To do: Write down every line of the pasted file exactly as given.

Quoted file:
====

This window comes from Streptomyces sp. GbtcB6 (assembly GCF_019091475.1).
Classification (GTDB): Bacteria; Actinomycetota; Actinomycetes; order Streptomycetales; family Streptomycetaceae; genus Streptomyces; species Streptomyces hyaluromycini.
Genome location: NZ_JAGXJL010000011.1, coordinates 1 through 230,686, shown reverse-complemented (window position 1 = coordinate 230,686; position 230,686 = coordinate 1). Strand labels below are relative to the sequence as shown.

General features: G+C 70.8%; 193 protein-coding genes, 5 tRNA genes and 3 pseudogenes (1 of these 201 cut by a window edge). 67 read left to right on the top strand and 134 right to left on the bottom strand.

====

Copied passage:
This window comes from Streptomyces sp. GbtcB6 (assembly GCF_019091475.1).
Classification (GTDB): Bacteria; Actinomycetota; Actinomycetes; order Streptomycetales; family Streptomycetaceae; genus Streptomyces; species Streptomyces hyaluromycini.
Genome location: NZ_JAGXJL010000011.1, coordinates 1 through 230,686, shown reverse-complemented (window position 1 = coordinate 230,686; position 230,686 = coordinate 1). Strand labels below are relative to the sequence as shown.

General features: G+C 70.8%; 193 protein-coding genes, 5 tRNA genes and 3 pseudogenes (1 of these 201 cut by a window edge). 67 read left to right on the top strand and 134 right to left on the bottom strand.